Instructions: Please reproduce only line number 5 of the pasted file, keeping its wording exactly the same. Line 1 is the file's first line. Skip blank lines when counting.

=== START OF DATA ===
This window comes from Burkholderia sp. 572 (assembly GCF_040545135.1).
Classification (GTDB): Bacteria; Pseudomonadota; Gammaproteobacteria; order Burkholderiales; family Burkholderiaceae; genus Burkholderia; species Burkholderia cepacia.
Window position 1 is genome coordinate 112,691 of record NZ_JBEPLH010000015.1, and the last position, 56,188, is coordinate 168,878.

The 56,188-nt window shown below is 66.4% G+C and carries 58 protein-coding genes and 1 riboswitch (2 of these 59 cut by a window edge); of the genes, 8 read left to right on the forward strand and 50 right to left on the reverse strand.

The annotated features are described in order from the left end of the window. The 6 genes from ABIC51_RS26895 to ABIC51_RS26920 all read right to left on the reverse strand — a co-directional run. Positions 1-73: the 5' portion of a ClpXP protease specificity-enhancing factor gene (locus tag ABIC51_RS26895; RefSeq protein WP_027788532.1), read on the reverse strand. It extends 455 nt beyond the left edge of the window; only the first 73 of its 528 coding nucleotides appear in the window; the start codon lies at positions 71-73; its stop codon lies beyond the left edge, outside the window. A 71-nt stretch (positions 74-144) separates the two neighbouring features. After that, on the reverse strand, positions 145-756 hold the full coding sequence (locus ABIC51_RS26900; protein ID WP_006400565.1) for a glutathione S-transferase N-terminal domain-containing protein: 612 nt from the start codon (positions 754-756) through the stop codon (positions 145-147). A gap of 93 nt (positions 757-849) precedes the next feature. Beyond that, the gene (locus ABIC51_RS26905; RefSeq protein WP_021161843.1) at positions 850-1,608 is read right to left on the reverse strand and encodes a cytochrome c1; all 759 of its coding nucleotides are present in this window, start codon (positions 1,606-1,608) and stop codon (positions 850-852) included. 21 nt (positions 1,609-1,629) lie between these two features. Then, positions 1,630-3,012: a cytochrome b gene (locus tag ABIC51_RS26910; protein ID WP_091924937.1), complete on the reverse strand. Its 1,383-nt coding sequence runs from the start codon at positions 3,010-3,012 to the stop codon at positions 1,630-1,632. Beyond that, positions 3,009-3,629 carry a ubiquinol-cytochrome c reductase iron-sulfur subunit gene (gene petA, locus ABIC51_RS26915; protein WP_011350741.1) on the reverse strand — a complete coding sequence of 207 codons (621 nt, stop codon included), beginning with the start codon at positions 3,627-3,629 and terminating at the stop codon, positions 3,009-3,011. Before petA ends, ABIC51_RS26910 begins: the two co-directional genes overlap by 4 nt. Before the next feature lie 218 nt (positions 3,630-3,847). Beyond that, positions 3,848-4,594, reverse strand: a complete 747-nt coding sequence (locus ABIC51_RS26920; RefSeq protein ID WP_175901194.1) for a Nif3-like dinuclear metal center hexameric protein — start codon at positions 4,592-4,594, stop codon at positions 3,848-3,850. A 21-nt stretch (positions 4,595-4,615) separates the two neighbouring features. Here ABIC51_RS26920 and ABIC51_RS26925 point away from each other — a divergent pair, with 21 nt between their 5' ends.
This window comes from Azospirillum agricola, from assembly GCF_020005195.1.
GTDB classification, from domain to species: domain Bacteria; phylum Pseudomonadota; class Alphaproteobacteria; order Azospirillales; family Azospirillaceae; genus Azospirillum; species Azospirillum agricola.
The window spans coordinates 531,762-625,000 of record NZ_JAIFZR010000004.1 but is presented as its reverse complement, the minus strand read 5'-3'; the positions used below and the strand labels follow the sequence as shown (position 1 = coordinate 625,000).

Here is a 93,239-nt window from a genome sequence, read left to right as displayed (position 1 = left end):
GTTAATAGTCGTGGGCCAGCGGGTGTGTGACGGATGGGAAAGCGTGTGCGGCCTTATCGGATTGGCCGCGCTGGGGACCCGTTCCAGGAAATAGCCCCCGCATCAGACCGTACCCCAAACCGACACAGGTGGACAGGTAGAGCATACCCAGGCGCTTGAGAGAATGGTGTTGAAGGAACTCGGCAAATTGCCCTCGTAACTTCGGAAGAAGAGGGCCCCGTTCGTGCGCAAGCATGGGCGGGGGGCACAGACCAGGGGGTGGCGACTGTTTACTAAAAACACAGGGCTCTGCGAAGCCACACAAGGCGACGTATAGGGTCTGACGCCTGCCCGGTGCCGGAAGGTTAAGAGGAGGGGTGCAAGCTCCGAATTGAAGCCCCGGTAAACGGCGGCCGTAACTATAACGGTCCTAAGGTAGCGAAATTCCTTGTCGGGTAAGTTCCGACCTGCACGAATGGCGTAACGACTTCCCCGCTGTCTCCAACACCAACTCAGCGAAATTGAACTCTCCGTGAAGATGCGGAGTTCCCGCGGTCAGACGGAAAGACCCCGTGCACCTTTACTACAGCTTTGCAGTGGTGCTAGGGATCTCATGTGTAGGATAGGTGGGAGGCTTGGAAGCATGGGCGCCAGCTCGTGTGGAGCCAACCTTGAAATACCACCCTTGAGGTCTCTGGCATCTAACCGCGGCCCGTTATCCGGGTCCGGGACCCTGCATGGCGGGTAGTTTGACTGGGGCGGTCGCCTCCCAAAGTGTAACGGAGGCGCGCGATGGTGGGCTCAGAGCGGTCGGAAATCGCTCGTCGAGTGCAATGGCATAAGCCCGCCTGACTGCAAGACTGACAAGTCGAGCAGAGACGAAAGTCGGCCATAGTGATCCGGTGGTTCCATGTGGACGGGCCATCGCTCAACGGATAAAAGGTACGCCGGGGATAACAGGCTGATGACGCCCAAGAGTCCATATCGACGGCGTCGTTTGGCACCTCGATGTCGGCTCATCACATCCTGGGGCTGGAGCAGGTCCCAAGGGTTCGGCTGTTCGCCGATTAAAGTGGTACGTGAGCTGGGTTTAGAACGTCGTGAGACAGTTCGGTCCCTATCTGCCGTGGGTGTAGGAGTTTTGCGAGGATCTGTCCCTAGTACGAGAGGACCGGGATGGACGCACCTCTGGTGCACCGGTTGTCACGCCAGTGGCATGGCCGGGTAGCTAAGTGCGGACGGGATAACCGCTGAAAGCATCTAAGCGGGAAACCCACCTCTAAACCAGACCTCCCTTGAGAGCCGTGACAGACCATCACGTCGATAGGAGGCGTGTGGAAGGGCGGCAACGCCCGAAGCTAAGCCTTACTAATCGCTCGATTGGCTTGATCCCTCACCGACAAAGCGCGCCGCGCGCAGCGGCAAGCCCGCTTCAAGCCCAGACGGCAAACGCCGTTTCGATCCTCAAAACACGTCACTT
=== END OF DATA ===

The annotated features are described in order from the left end of the window. The 6 genes from ABIC51_RS26895 to ABIC51_RS26920 all read right to left on the reverse strand — a co-directional run. Positions 1-73: the 5' portion of a ClpXP protease specificity-enhancing factor gene (locus tag ABIC51_RS26895; RefSeq protein WP_027788532.1), read on the reverse strand. It extends 455 nt beyond the left edge of the window; only the first 73 of its 528 coding nucleotides appear in the window; the start codon lies at positions 71-73; its stop codon lies beyond the left edge, outside the window. A 71-nt stretch (positions 74-144) separates the two neighbouring features. After that, on the reverse strand, positions 145-756 hold the full coding sequence (locus ABIC51_RS26900; protein ID WP_006400565.1) for a glutathione S-transferase N-terminal domain-containing protein: 612 nt from the start codon (positions 754-756) through the stop codon (positions 145-147). A gap of 93 nt (positions 757-849) precedes the next feature. Beyond that, the gene (locus ABIC51_RS26905; RefSeq protein WP_021161843.1) at positions 850-1,608 is read right to left on the reverse strand and encodes a cytochrome c1; all 759 of its coding nucleotides are present in this window, start codon (positions 1,606-1,608) and stop codon (positions 850-852) included. 21 nt (positions 1,609-1,629) lie between these two features. Then, positions 1,630-3,012: a cytochrome b gene (locus tag ABIC51_RS26910; protein ID WP_091924937.1), complete on the reverse strand. Its 1,383-nt coding sequence runs from the start codon at positions 3,010-3,012 to the stop codon at positions 1,630-1,632. Beyond that, positions 3,009-3,629 carry a ubiquinol-cytochrome c reductase iron-sulfur subunit gene (gene petA, locus ABIC51_RS26915; protein WP_011350741.1) on the reverse strand — a complete coding sequence of 207 codons (621 nt, stop codon included), beginning with the start codon at positions 3,627-3,629 and terminating at the stop codon, positions 3,009-3,011. Before petA ends, ABIC51_RS26910 begins: the two co-directional genes overlap by 4 nt. Before the next feature lie 218 nt (positions 3,630-3,847). Beyond that, positions 3,848-4,594, reverse strand: a complete 747-nt coding sequence (locus ABIC51_RS26920; RefSeq protein ID WP_175901194.1) for a Nif3-like dinuclear metal center hexameric protein — start codon at positions 4,592-4,594, stop codon at positions 3,848-3,850. A 21-nt stretch (positions 4,595-4,615) separates the two neighbouring features. Here ABIC51_RS26920 and ABIC51_RS26925 point away from each other — a divergent pair, with 21 nt between their 5' ends.